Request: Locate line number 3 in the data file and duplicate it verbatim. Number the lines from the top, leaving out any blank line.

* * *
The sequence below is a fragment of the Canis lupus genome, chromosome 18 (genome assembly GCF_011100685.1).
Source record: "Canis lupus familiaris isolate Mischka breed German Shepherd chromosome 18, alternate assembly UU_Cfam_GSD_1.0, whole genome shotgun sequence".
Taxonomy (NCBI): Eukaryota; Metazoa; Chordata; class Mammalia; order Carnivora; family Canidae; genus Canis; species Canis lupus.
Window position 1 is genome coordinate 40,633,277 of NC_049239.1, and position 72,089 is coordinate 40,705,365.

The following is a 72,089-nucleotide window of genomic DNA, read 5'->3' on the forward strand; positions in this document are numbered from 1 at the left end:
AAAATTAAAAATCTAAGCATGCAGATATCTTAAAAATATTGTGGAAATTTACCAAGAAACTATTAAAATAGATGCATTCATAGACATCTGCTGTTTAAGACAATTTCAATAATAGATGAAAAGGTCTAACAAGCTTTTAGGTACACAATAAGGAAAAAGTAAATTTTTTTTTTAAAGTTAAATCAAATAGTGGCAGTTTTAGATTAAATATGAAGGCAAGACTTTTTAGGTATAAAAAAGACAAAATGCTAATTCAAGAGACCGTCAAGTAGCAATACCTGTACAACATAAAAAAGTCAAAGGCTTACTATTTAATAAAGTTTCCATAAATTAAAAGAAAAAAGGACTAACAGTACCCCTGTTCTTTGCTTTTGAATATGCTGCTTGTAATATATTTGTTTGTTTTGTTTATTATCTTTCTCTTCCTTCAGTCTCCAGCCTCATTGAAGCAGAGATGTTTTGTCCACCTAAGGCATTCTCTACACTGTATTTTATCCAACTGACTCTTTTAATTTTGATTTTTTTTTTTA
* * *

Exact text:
Taxonomy (NCBI): Eukaryota; Metazoa; Chordata; class Mammalia; order Carnivora; family Canidae; genus Canis; species Canis lupus.